The phongsawadan type of palace history reached its height by the turn of the 19th century to the 20th, especially during the reign of King Chulalongkorn, Rama V (1868–1910). And later on, a new type of writings known as prawatisat became more acceptable by the time of King Vajiravudh, Rama VI (1910–1925); it became even more vigorous prior to and after the 1932 coup, a “soft revolution” which abolished absolute monarchy in Siam. A new word was coined, in the 1910s, to look more modern and scientific (i.e. prawatisat). The new Thai word comes from Pali-Sanskrit: paravati or puravuttanta + sastra = prawatisat, meaning scientific treatise or history, or literally “science of what happens”. It is nowadays commonly accepted as an equivalent to the English word “history”.

The new writing of prawatisat type was born out of modernity, colonialism and the concept of defined boundary nation-states in the middle of the 19th century. During this time, new ideas and modern technologies were brought into Siam from the West. The most important factor which contributed to the new history was the printing press. It is believed that the first printing machine for Thai alphabets was introduced in 1836 by Dr. D. B. Bradley, an American missionary. His main purpose for setting up a publishing house was to propagate Christian doctrines. However, he began to publish old Thai historical works which became widespread among the Thai elite and upper middle class. 4 Moreover, during this period Siam faced the threat of colonialism: the country was caught between the British in India, Burma and Malaya and the French in Indochina. The Chakri kings had to give up their claims over territories bordering Burma, Malaya, Laos and Cambodia in order to remain independent. Therefore, the new boundaries of Siam were shaped to what is seen today as Thailand. In effect, the prawatisat history is one of a new nation-state. 5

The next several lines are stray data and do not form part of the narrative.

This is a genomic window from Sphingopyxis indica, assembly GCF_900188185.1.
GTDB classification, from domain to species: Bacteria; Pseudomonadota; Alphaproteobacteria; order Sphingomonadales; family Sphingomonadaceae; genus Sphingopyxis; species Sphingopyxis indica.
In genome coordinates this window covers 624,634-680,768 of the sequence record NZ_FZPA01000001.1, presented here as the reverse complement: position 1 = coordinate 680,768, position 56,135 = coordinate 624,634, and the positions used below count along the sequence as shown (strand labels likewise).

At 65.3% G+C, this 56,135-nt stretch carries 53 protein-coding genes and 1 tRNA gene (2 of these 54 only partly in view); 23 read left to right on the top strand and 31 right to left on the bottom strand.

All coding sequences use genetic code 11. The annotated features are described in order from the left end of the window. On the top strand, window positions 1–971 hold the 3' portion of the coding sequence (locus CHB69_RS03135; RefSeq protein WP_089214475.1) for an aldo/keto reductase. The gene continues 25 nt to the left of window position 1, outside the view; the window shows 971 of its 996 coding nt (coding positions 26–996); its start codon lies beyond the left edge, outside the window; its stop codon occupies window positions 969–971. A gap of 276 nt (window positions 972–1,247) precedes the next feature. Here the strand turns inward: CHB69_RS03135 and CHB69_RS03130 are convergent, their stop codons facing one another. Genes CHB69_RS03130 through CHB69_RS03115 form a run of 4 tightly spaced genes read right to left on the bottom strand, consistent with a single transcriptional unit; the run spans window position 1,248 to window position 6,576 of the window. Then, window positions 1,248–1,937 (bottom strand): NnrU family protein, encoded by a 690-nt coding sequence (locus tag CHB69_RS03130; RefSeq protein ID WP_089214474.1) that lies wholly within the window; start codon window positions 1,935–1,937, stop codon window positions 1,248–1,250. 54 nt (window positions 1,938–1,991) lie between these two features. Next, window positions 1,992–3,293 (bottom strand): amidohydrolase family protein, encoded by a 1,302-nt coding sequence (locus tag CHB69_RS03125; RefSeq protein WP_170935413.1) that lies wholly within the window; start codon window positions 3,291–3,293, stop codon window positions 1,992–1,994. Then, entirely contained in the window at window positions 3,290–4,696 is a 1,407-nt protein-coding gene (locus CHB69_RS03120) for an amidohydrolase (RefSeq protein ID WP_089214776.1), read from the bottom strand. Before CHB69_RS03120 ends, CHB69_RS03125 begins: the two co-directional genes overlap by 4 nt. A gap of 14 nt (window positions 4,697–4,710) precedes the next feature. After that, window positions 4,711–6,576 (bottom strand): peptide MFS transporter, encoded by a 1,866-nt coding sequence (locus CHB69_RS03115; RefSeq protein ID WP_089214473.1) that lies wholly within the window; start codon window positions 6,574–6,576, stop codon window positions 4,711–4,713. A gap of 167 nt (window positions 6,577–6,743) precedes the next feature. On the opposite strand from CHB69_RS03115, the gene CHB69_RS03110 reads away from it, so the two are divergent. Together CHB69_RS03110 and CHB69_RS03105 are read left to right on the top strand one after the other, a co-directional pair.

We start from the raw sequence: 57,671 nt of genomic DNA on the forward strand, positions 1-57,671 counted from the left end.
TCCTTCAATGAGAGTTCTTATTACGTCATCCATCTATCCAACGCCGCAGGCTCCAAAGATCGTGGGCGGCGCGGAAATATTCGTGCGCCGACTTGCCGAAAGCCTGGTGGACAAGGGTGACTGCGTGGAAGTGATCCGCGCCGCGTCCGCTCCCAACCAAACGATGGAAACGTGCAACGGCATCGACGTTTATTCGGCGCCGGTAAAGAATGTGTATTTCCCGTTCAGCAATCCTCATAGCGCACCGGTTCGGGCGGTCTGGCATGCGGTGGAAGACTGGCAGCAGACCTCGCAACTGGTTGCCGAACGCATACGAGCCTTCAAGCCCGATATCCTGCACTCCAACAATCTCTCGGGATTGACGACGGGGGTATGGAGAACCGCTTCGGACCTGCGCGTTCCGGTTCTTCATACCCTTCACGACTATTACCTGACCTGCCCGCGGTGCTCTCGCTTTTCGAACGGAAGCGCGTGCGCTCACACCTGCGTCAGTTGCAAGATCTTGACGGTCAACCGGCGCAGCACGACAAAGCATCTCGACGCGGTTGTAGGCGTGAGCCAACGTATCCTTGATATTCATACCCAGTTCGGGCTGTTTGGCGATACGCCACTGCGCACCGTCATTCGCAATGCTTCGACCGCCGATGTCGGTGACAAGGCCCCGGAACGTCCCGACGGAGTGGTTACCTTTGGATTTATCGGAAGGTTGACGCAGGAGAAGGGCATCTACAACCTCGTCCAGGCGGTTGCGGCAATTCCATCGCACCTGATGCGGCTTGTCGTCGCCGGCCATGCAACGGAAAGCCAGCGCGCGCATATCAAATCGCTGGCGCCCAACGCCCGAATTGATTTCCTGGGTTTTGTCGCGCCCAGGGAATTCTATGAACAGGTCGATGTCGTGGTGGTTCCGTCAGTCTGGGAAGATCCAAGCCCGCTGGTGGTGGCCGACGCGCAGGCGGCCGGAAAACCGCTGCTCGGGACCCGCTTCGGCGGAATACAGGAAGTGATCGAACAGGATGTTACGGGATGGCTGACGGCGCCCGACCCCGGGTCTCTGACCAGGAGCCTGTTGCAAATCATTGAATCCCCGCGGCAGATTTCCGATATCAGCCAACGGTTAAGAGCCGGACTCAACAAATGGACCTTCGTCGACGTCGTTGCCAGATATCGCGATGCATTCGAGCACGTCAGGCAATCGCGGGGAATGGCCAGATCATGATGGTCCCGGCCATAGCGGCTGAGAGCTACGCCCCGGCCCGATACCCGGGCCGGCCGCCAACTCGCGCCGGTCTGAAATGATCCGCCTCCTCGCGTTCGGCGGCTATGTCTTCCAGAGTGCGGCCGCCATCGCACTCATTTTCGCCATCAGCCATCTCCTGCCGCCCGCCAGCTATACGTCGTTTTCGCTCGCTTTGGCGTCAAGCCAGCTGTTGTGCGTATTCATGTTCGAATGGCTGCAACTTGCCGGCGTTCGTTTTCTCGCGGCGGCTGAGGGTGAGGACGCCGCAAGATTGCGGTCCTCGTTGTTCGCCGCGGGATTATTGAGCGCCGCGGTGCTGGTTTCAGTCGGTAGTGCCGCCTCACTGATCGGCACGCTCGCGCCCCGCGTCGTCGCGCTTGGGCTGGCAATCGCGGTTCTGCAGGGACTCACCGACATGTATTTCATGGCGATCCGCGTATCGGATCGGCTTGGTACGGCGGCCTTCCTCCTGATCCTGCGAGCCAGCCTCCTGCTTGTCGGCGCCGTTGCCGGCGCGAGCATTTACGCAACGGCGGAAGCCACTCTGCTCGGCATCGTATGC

There are at least three main figures, of three different generations, who were responsible for the construction of this type of “modern” historiography. They are Prince Damrong (1862–1943), King Vajiravudh, and Luang Wichitwathakan (or Wichit Wichitwathakan; 1898–1962). Interestingly, Damrong is 18 years older than Vajiravudh, who in turn was 18 years older than Wichit.

Prince Damrong

Prince Damrong was one of 82 children of King Mongkut, Rama IV (1851–1868), and also one of the most celebrated statesmen of Siam. He grew up in a period of great change in Thai society, when it faced modernisation and Western colonialism. Damrong was educated in both Western and classical Thai scholarship, thus he was able to bridge these two cultures for the development of a modern Thailand. During the reign of his brother King Chulalongkorn, Damrong rose to prominence in the Thai government, holding many important positions including minister of education (1888–1892) and minister of interior (1892–1915). In spite of his heavy responsibilities of governing the country, Damrong devoted much of his time – almost 30 years from the 1910s to 1943 – to the writing of history, particularly when he was free from administrative works and living overseas. Though maintaining his ministerial post for a few years under his nephew, King Vajiravudh, Damrong was released to pursue his writing habit. After a democratic coup in 1932, the prince was forced into exile in Penang. He left an extensive collection of writings, around 100 books and articles, to which very few scholars could lay claim.